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On Speaker Anita Among: Likely scenarios to play out

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Author: Asuman Bisiika. PHOTO/FILE

It is now clear that the sanctions the Government of the United Kingdom slapped on the Speaker of the Parliament of Uganda have a psychological effect on the political leadership of the Government of Uganda.

It is not so often that Mr Museveni writes several letters on a matter in so short a time. So many were the letters that some people even thought it was atypical of Mr Museveni. Some even wondered whether he was panicking.

Matters were made worse when one of Mr Museveni’s staffers claimed that one of the letters was forged. Yet the usual winding story-telling delivery and conversational syntax could easily be identified as Museveni’s handiwork. But then, this is Uganda.

So, people were wondering: which of the two letters was forged? Most of the people we spoke to joked that the forged one was that which claimed the other was forged. At least the one purported to be forged had Mr Museveni’s signature. But the one whose content claimed that there was a forgery was not signed; it was only attributed to “management”.

Some people have made it look like it is a Mr Museveni and Ms Anita Among issue. No. The only thing we can say about Mr Museveni on this matter is one: failure to protect (under whatever circumstances) Ms Among.

Indeed, if it were some kind of contest or challenge between Mr Museveni and Ms Among, it would not be that Mr Museveni is limited to do whatever he wants. With the contents of the letters he has been writing, he has actually set up all the possibilities to do whatever he may want to politically do to Among. And remember, even before the sanctions, there were revelations from the Parliament Exhibition.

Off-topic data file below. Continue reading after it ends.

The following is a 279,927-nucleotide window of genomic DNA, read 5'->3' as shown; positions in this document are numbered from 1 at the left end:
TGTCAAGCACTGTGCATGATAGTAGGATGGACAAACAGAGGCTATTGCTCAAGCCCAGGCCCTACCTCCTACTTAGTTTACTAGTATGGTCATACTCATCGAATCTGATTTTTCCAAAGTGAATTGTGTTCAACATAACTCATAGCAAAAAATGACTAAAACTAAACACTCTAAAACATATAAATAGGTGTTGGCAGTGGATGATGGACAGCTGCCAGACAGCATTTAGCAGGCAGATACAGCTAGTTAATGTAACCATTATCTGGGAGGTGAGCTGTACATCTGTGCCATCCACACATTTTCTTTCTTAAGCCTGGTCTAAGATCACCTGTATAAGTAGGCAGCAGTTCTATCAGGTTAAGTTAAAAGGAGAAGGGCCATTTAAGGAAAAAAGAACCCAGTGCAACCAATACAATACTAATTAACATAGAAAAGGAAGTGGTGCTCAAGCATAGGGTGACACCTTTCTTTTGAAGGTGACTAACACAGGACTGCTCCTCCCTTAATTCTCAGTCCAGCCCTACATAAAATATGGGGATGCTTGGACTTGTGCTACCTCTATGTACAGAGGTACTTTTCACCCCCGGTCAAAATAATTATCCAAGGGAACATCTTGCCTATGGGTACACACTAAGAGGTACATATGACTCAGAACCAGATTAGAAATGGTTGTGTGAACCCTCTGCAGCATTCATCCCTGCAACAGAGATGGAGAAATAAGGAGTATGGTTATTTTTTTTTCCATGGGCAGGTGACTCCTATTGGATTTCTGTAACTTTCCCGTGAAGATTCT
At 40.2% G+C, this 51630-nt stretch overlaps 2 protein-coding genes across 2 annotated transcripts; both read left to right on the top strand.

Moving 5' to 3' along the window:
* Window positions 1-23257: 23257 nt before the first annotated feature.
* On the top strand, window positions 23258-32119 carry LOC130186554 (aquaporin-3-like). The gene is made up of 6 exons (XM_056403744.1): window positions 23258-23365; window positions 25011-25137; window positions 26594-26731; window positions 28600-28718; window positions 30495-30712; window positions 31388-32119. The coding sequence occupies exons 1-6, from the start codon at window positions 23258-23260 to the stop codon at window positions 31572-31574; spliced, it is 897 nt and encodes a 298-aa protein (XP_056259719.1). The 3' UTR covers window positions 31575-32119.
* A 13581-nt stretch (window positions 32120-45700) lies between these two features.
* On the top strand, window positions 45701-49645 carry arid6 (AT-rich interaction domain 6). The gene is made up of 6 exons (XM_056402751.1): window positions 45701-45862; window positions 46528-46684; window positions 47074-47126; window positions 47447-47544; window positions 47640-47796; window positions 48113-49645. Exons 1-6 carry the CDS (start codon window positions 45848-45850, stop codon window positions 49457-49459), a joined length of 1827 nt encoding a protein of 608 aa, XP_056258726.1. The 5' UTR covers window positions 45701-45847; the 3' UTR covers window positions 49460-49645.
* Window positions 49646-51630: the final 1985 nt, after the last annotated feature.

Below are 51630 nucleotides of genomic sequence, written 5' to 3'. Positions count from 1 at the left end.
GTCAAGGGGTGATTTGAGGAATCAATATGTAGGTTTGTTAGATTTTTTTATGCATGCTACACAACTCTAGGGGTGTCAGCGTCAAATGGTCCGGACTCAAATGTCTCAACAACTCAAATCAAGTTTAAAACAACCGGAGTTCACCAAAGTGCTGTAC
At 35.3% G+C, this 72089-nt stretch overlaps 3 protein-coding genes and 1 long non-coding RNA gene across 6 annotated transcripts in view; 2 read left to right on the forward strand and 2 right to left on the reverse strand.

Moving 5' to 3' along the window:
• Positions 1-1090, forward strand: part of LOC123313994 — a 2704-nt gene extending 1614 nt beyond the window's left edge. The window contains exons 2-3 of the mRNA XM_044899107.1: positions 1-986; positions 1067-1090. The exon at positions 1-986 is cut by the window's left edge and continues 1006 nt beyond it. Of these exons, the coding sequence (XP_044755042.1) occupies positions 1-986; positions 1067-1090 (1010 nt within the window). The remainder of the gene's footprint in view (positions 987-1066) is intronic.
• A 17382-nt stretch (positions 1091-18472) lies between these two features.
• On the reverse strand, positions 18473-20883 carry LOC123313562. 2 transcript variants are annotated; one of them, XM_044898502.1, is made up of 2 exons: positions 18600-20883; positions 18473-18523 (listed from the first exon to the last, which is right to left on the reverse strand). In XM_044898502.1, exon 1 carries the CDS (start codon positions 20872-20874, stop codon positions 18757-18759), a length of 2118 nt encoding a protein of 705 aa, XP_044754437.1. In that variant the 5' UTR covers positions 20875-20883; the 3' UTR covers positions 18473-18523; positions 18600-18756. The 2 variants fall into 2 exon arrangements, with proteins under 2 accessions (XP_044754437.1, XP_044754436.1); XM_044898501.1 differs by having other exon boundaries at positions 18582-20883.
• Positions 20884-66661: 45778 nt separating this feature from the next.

But all in all, the sanctions have already shifted the paradigm on the general political projections for the 2026 General Elections (and other matters incidental-to). And the question to ask then is: Should Mr Museveni encourage the impeachment of the Speaker of Parliament? What are the strategic benefits of such a move? Nze nawe (it is moot).

Me as me, I say that Ms Among’s exit from the Speakership of Parliament (either by falling on her sword or by being pushed off the cliff) offers no particular strategic benefits for Mr Museveni. She, in the first place, presents no tangible threat to Mr Museveni’s hold on power. Neither can she cause any disruption to whatever form of transition Mr Museveni would like to manage.

If Mr Museveni winked to encourage the exit of Among, he would squarely be acting to appease foreign development partners who have recently been very difficult to deal with. 

It would amount to a tactical action with strategic consequences. In the Intelligence world, superiors would not endorse or sanction an operation of such a nature.

Since the country is still dealing with the meaning of the appointment of the new military leadership and what it portends to the future of the country, it would not be necessary to create another narrative that could muddy the national political waters.

Let us just accept it, we are in the beginning of a transition to a Uganda without Mr Museveni as Head of State, Head of Government, and Commander-in-Chief of the Armed Forces. One would therefore advise that in spite of the fact that Ugandans are baying for blood (any blood), the power balance should remain as it is until 2026.

The best way out is simple: let’s keep Ms Among as the venerable Speaker of Parliament. She would politely advise herself not to seek re-election for Speaker of Parliament after 2026 (I am assuming it would be an easy win for her parliamentary seat in Bukedea).

Asuman Bisiika is the executive editor of the East African Flagpost. [email protected]